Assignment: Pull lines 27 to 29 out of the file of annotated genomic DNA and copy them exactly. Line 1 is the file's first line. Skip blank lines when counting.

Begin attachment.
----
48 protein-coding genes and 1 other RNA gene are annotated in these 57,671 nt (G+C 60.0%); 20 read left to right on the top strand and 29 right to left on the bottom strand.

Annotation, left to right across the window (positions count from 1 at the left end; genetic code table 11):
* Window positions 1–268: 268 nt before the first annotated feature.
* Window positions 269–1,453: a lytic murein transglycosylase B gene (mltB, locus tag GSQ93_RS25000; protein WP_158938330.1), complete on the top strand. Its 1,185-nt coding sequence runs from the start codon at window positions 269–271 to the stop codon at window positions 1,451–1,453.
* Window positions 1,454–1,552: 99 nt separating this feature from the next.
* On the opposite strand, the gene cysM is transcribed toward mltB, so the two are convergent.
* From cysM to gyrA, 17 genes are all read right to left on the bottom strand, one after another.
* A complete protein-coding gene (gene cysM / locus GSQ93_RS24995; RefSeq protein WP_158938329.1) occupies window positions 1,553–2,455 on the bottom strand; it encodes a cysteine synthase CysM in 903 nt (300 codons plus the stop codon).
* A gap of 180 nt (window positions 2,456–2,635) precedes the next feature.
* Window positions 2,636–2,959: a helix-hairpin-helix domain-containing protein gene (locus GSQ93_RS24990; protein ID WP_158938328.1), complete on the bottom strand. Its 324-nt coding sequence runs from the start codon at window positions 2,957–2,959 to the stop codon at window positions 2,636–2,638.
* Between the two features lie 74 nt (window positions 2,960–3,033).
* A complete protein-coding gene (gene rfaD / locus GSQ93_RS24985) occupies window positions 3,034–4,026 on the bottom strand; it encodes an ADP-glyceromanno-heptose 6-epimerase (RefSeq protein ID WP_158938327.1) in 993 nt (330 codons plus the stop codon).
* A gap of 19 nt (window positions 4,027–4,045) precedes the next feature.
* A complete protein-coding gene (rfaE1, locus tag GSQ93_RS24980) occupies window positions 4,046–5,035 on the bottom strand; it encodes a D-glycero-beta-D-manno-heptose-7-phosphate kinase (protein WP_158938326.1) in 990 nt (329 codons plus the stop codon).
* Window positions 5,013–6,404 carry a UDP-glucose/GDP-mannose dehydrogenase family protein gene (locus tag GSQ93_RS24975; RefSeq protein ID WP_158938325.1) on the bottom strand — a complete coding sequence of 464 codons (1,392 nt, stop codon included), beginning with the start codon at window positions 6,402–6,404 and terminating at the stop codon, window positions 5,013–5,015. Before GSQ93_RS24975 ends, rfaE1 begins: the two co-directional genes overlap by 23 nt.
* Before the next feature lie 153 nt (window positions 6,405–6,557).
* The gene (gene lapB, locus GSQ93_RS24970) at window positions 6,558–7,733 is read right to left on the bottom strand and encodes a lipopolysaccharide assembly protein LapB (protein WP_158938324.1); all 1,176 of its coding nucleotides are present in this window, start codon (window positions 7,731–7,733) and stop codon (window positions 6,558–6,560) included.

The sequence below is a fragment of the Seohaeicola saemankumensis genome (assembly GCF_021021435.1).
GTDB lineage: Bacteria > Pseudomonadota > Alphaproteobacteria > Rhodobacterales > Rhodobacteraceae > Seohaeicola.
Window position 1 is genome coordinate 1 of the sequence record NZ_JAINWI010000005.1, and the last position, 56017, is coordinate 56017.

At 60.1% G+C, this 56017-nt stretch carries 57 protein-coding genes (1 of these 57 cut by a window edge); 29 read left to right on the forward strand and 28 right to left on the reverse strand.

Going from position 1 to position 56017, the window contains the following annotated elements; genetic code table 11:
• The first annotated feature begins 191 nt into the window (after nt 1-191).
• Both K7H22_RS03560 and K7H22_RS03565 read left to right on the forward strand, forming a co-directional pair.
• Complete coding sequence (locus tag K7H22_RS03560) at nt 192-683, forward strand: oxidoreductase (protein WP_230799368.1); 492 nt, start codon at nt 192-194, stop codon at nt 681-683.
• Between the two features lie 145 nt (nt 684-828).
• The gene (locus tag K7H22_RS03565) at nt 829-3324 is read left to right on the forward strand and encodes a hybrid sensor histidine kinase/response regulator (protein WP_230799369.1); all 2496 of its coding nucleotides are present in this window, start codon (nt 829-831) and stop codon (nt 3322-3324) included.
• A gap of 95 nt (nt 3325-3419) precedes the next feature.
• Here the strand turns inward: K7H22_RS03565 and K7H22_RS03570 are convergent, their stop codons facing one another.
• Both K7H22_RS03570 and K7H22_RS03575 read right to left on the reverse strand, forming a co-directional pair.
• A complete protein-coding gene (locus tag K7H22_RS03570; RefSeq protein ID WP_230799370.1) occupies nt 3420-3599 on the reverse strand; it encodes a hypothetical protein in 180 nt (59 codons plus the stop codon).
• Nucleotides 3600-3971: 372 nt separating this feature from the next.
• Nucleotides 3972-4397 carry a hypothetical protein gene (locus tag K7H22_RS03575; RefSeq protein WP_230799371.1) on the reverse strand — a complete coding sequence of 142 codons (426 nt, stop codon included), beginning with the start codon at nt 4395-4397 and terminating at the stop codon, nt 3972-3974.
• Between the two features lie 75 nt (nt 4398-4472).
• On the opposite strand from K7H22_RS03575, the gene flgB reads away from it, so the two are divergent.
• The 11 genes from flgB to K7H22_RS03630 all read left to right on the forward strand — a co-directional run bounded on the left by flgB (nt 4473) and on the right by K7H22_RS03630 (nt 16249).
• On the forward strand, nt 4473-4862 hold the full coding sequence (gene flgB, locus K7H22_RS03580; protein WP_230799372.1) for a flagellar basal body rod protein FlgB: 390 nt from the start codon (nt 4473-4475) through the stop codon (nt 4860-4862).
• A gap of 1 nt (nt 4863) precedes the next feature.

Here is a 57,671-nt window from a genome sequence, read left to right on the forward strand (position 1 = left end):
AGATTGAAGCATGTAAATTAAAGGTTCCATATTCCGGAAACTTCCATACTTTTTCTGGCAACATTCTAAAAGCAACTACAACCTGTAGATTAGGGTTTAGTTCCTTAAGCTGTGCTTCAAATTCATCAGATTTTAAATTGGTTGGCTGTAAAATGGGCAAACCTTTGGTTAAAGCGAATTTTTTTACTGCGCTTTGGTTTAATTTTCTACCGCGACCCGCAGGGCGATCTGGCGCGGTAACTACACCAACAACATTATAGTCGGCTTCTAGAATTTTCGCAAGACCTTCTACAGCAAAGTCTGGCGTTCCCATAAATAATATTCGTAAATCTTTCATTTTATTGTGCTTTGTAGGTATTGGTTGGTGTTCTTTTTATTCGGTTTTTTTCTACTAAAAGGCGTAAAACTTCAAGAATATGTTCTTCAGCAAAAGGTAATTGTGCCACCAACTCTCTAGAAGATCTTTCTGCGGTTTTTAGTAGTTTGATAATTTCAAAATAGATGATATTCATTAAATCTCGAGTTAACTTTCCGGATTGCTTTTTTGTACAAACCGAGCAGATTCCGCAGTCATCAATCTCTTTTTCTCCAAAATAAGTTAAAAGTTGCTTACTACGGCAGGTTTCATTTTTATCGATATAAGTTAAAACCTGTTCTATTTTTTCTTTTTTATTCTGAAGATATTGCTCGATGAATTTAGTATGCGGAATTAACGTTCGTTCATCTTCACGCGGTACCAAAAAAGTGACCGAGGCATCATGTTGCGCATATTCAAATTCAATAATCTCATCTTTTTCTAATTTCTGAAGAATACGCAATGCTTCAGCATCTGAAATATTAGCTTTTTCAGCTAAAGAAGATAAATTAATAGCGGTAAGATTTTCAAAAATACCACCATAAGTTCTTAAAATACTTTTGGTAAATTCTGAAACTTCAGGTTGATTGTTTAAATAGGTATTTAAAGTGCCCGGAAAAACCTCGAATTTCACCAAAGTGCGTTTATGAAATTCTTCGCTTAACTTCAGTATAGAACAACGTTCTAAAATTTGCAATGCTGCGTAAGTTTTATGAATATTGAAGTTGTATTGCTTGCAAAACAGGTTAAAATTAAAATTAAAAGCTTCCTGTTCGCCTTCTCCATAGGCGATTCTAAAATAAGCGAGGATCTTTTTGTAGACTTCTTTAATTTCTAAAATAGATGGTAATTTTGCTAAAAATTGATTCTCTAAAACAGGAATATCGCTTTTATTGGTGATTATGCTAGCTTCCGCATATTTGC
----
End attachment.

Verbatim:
• The gene (locus tag K7H22_RS03565) at nt 829-3324 is read left to right on the forward strand and encodes a hybrid sensor histidine kinase/response regulator (protein WP_230799369.1); all 2496 of its coding nucleotides are present in this window, start codon (nt 829-831) and stop codon (nt 3322-3324) included.
• A gap of 95 nt (nt 3325-3419) precedes the next feature.
• Here the strand turns inward: K7H22_RS03565 and K7H22_RS03570 are convergent, their stop codons facing one another.